Question Forum FAQ
When should I use "Its" and when should I use
"Its" is the possessive form of the pronoun it and is never written
with an apostrophe. Some examples would be "Its strings are
special..." in reference to a guitar, or "What is its value?"
It's is a
contractions of "it is" or "it has". Examples are
"It's time to go." "It's been great."
Which is the preferred usage, “payer” or “payor”?
KGSupport says: It is
always handy to have a dictionary available close by. There are also a good
number of free online dictionaries. “Payer” and “Payor” are equal variants in Merriam-Webster’s 11th Collegiate.
What is the difference between "due to" and
"Due to" modifies nouns. It is generally used after some form of the
verb "to be" (e.g. is, are, was, were, etc.). An example is
"John's success is due to his talent and creativity." ("due
to" modifies "success")
On the other hand,
"because of" modifies verbs. An example is "Jeff resigned
because of poor health." ("because of" modifies
If a compound subject joined by
“or” or “nor” is comprised of a singular and a plural subject, what is the tense
of the verb that I should use?
A: The verb agrees in number with
the nearer member of the compound subject.
Ex. Either the teacher or her
students were assigned to decorate the room.
Either the students or the
teacher was assigned to decorate the room.
What is the difference between
“alright” and “all right”? Which is more correct to
A: “Alright” is a nonstandard
spelling and is considered informal. Always use the two-word form, i.e., “all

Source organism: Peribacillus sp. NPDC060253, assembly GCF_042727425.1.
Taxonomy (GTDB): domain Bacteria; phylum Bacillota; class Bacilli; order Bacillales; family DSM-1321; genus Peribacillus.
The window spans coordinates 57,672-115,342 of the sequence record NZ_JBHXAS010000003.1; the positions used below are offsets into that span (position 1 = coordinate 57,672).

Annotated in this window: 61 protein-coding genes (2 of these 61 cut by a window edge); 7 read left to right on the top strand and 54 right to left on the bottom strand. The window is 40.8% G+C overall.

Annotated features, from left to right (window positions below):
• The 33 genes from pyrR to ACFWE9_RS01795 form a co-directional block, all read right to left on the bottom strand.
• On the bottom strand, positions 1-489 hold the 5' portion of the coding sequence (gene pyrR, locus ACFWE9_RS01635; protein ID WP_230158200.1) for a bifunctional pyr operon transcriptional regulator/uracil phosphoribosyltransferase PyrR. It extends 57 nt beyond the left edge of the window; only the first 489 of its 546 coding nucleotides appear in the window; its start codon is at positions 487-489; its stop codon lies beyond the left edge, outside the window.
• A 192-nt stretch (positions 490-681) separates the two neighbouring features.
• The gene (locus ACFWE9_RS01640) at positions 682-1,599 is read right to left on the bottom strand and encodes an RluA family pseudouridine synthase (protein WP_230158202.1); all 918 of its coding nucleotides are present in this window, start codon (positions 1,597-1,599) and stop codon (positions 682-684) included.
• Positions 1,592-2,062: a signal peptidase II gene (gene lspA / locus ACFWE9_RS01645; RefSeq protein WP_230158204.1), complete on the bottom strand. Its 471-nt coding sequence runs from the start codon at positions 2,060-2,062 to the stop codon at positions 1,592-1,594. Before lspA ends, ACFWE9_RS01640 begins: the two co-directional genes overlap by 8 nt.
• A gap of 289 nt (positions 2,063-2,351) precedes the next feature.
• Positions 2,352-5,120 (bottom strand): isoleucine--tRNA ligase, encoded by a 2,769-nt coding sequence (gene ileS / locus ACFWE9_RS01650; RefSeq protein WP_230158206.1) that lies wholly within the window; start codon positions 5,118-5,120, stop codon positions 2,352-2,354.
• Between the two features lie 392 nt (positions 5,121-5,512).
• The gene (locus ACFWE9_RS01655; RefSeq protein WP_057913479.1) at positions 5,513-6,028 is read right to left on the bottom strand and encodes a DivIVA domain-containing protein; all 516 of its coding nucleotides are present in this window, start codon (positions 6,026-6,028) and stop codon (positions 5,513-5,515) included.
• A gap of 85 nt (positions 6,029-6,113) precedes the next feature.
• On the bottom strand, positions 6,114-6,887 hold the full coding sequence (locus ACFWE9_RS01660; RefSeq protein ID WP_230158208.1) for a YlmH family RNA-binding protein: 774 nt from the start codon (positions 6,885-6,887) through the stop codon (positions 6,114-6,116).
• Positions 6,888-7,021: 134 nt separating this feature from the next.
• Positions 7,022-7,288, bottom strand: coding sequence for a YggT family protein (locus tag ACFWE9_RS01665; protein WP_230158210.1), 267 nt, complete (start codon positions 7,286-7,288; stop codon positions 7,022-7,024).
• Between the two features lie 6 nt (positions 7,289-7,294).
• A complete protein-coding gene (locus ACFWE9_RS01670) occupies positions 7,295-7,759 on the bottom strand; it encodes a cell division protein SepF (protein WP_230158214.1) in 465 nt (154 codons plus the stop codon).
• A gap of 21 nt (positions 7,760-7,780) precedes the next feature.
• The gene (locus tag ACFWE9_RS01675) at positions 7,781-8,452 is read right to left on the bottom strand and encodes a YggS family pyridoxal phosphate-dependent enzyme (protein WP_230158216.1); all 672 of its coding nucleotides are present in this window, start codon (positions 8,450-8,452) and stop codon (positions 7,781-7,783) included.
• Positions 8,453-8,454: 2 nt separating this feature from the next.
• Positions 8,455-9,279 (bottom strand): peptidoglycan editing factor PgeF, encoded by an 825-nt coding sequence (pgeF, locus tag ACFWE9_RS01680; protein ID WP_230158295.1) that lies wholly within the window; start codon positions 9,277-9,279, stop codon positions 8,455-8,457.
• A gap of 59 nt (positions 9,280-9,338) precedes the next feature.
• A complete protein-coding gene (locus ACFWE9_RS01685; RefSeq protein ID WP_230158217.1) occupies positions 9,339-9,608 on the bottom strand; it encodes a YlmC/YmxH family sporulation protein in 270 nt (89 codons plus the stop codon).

right” especially in formal writing and usage.
Ex. Informal: It is just alright
Formal: It is just all right
Sometimes, two or more
adjectives are used together to describe one noun. Should a comma be inserted
between the adjectives?
A: It depends if the adjectives are
coordinate or cumulative. Coordinate adjectives are equal in rank and are
separated by commas. Cumulative adjectives do not require a comma between them.
One test to distinguish between the two types is the insertion of “and” between
the adjectives. If you cannot place “and” between them without changing the
meaning of the sentence, they are cumulative adjectives and hence do not require
a comma. If “and” can be inserted, they are coordinate adjectives and hence
require a comma between them.
Ex. a lovely, young woman (can be “a
lovely and young woman”)
a cold, gloomy afternoon (can
be “a cold and gloomy afternoon”)
three black cats (cannot
be “three and black cats”)
several successful plans
(cannot be “several and successful plans”)
Can “continual” and “continuous”
be used interchangeably?
A: No. Continual means recurring
regularly or frequently, while continuous means occurring without
Ex. Their continual snack breaks
caused their dismissal.
Her continuous absence in the
office led to her termination.
What is the difference between
“good” and “well”?
A: Do not confuse the two. Good is
an adjective. Well is an adverb.
Ex. She writes well. (condition
describing how she writes)
She is a good writer. (quality
describing her as a writer)
In compound subjects where one
is positive and the other is negative, with which does the verb
A: The verb agrees with the positive
Ex. You, not I, are to
I, not you, am to
Submit Processing Request